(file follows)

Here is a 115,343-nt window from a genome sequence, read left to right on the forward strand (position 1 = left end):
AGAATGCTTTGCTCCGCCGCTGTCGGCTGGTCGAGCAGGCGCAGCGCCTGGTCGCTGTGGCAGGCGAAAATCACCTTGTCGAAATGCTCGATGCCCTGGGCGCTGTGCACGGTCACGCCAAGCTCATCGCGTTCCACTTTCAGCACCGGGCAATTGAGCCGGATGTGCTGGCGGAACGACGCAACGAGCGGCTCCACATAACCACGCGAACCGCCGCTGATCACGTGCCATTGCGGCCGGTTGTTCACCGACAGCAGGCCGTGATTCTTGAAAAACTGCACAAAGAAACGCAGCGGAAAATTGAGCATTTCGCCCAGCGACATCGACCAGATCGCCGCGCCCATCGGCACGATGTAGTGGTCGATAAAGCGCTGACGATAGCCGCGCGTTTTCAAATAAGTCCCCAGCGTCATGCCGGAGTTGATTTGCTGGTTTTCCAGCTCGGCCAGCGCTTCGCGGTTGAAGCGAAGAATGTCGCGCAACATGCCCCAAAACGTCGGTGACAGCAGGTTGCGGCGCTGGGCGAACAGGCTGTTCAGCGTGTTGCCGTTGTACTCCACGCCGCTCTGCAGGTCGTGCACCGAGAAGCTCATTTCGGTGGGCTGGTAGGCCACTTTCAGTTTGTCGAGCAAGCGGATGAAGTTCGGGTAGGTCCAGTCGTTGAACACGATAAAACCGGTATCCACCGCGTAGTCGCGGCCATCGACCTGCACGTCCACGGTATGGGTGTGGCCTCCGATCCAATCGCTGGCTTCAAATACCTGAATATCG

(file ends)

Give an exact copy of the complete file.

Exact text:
Here is a 115,343-nt window from a genome sequence, read left to right on the forward strand (position 1 = left end):
AGAATGCTTTGCTCCGCCGCTGTCGGCTGGTCGAGCAGGCGCAGCGCCTGGTCGCTGTGGCAGGCGAAAATCACCTTGTCGAAATGCTCGATGCCCTGGGCGCTGTGCACGGTCACGCCAAGCTCATCGCGTTCCACTTTCAGCACCGGGCAATTGAGCCGGATGTGCTGGCGGAACGACGCAACGAGCGGCTCCACATAACCACGCGAACCGCCGCTGATCACGTGCCATTGCGGCCGGTTGTTCACCGACAGCAGGCCGTGATTCTTGAAAAACTGCACAAAGAAACGCAGCGGAAAATTGAGCATTTCGCCCAGCGACATCGACCAGATCGCCGCGCCCATCGGCACGATGTAGTGGTCGATAAAGCGCTGACGATAGCCGCGCGTTTTCAAATAAGTCCCCAGCGTCATGCCGGAGTTGATTTGCTGGTTTTCCAGCTCGGCCAGCGCTTCGCGGTTGAAGCGAAGAATGTCGCGCAACATGCCCCAAAACGTCGGTGACAGCAGGTTGCGGCGCTGGGCGAACAGGCTGTTCAGCGTGTTGCCGTTGTACTCCACGCCGCTCTGCAGGTCGTGCACCGAGAAGCTCATTTCGGTGGGCTGGTAGGCCACTTTCAGTTTGTCGAGCAAGCGGATGAAGTTCGGGTAGGTCCAGTCGTTGAACACGATAAAACCGGTATCCACCGCGTAGTCGCGGCCATCGACCTGCACGTCCACGGTATGGGTGTGGCCTCCGATCCAATCGCTGGCTTCAAATACCTGAATATCG